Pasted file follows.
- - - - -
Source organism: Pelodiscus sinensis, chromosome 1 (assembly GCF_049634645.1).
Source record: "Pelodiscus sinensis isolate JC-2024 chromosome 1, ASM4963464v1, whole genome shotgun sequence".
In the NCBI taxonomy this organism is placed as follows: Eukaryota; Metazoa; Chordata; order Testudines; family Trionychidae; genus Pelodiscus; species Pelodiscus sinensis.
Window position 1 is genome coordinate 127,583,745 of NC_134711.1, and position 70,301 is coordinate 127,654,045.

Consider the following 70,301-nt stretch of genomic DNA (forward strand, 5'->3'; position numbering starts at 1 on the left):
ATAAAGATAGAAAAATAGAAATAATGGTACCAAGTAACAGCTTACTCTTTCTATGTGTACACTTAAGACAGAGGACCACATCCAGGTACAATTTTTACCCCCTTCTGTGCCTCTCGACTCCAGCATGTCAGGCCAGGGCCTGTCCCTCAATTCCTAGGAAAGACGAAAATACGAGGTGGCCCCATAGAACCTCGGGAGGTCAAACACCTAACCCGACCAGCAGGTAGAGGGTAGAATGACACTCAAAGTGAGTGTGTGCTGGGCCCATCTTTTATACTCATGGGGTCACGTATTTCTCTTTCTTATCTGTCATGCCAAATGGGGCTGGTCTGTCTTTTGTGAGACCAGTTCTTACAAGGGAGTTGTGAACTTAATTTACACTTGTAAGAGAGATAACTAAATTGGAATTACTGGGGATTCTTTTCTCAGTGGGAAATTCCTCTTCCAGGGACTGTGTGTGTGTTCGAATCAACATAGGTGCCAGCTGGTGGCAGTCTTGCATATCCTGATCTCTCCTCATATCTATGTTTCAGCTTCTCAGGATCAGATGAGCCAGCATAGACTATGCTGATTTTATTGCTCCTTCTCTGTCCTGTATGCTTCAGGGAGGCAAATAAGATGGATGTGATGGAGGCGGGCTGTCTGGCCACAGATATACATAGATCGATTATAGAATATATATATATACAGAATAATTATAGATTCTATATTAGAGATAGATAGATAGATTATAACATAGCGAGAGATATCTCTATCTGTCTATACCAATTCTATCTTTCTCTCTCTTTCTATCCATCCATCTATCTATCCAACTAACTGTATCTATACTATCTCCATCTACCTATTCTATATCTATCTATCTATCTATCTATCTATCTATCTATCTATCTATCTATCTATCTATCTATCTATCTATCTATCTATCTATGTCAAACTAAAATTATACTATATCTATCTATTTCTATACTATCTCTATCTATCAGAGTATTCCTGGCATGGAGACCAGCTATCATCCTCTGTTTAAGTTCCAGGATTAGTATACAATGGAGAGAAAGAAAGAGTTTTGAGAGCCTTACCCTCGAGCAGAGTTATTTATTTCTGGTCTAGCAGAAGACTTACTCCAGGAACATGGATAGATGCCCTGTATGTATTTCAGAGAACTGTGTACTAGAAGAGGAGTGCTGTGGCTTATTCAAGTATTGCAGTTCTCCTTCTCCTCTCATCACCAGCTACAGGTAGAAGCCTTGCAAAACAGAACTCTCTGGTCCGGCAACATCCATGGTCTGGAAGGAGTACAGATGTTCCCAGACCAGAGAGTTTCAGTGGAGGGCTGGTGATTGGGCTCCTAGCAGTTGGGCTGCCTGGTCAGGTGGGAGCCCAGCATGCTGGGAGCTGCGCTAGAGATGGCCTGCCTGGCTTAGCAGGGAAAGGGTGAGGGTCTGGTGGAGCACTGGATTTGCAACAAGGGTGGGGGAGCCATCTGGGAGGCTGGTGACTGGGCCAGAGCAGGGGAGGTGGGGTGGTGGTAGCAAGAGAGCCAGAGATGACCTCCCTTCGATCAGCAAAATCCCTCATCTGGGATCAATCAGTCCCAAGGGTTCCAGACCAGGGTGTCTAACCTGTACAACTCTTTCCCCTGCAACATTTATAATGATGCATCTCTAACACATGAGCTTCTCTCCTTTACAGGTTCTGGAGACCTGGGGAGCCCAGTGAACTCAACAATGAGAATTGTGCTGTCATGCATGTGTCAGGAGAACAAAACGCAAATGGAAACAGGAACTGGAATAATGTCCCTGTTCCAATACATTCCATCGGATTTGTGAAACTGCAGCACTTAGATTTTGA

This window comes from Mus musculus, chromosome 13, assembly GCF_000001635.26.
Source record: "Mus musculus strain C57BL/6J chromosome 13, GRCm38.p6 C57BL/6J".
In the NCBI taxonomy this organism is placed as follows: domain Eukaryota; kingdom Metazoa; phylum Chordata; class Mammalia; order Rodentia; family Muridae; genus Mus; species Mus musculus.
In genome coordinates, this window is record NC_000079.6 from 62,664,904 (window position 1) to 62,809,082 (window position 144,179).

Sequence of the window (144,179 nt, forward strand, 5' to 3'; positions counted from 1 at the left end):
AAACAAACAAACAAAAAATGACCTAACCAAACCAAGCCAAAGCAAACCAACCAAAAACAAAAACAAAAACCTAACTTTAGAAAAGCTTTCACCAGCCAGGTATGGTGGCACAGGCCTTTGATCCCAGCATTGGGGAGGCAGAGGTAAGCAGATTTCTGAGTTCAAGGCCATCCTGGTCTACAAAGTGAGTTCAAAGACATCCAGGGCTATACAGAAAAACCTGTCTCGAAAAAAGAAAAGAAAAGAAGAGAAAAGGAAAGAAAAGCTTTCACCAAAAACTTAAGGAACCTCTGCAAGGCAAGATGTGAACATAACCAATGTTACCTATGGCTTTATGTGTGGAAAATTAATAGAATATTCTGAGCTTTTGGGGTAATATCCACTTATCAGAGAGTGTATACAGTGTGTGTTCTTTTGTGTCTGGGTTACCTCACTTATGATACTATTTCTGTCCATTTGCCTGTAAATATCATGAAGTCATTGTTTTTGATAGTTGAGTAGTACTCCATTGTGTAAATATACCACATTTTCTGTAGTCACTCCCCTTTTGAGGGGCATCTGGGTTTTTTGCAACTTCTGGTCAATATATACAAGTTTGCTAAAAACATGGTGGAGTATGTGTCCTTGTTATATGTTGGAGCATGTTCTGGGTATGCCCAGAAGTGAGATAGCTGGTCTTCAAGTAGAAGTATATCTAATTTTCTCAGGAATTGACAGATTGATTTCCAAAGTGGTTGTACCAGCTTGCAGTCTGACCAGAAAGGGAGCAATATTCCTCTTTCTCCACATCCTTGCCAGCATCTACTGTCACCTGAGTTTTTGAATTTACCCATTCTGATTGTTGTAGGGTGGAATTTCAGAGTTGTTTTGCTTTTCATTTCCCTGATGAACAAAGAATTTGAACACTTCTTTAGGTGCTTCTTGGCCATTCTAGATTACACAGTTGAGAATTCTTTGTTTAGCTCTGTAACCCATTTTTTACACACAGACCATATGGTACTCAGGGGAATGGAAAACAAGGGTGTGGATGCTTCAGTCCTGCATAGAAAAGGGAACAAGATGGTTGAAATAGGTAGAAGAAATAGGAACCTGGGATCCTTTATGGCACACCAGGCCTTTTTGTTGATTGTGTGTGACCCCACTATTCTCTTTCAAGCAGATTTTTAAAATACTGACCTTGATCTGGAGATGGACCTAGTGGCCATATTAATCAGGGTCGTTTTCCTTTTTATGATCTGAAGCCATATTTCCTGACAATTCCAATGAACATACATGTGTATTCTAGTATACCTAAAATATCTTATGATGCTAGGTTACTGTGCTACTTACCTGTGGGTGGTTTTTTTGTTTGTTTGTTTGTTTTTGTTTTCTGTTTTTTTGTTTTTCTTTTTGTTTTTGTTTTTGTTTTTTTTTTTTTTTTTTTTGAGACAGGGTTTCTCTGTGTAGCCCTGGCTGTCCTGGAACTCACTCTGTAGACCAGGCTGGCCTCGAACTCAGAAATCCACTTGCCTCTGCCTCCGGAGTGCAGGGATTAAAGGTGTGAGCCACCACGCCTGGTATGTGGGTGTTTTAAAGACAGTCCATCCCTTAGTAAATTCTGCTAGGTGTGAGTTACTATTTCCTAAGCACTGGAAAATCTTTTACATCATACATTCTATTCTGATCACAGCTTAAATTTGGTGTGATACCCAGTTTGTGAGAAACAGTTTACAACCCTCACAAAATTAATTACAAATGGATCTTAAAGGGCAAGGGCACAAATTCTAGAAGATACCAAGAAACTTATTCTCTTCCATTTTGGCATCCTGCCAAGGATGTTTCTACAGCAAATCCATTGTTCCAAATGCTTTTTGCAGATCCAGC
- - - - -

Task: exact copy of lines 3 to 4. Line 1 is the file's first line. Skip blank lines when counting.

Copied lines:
In the NCBI taxonomy this organism is placed as follows: Eukaryota; Metazoa; Chordata; order Testudines; family Trionychidae; genus Pelodiscus; species Pelodiscus sinensis.
Window position 1 is genome coordinate 127,583,745 of NC_134711.1, and position 70,301 is coordinate 127,654,045.